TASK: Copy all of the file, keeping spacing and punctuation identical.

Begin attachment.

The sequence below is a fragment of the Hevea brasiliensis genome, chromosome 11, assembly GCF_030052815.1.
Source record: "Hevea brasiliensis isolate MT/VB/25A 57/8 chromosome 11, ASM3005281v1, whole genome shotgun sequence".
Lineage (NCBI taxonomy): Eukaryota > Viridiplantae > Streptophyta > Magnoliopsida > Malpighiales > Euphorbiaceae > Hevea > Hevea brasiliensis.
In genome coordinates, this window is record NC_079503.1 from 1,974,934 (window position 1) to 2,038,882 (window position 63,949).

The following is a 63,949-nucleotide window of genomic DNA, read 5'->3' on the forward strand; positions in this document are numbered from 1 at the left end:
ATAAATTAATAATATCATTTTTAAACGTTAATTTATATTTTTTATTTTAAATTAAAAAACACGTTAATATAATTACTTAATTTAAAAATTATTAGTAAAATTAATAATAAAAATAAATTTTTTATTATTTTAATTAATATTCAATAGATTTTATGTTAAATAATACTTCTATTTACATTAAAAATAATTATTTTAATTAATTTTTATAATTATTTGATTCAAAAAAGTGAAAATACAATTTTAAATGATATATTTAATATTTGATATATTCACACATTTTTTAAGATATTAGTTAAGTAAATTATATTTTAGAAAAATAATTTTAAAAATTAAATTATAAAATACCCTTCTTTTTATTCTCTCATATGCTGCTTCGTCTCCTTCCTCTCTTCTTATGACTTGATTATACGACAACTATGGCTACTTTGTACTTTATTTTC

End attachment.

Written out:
The sequence below is a fragment of the Hevea brasiliensis genome, chromosome 11, assembly GCF_030052815.1.
Source record: "Hevea brasiliensis isolate MT/VB/25A 57/8 chromosome 11, ASM3005281v1, whole genome shotgun sequence".
Lineage (NCBI taxonomy): Eukaryota > Viridiplantae > Streptophyta > Magnoliopsida > Malpighiales > Euphorbiaceae > Hevea > Hevea brasiliensis.
In genome coordinates, this window is record NC_079503.1 from 1,974,934 (window position 1) to 2,038,882 (window position 63,949).

The following is a 63,949-nucleotide window of genomic DNA, read 5'->3' on the forward strand; positions in this document are numbered from 1 at the left end:
ATAAATTAATAATATCATTTTTAAACGTTAATTTATATTTTTTATTTTAAATTAAAAAACACGTTAATATAATTACTTAATTTAAAAATTATTAGTAAAATTAATAATAAAAATAAATTTTTTATTATTTTAATTAATATTCAATAGATTTTATGTTAAATAATACTTCTATTTACATTAAAAATAATTATTTTAATTAATTTTTATAATTATTTGATTCAAAAAAGTGAAAATACAATTTTAAATGATATATTTAATATTTGATATATTCACACATTTTTTAAGATATTAGTTAAGTAAATTATATTTTAGAAAAATAATTTTAAAAATTAAATTATAAAATACCCTTCTTTTTATTCTCTCATATGCTGCTTCGTCTCCTTCCTCTCTTCTTATGACTTGATTATACGACAACTATGGCTACTTTGTACTTTATTTTC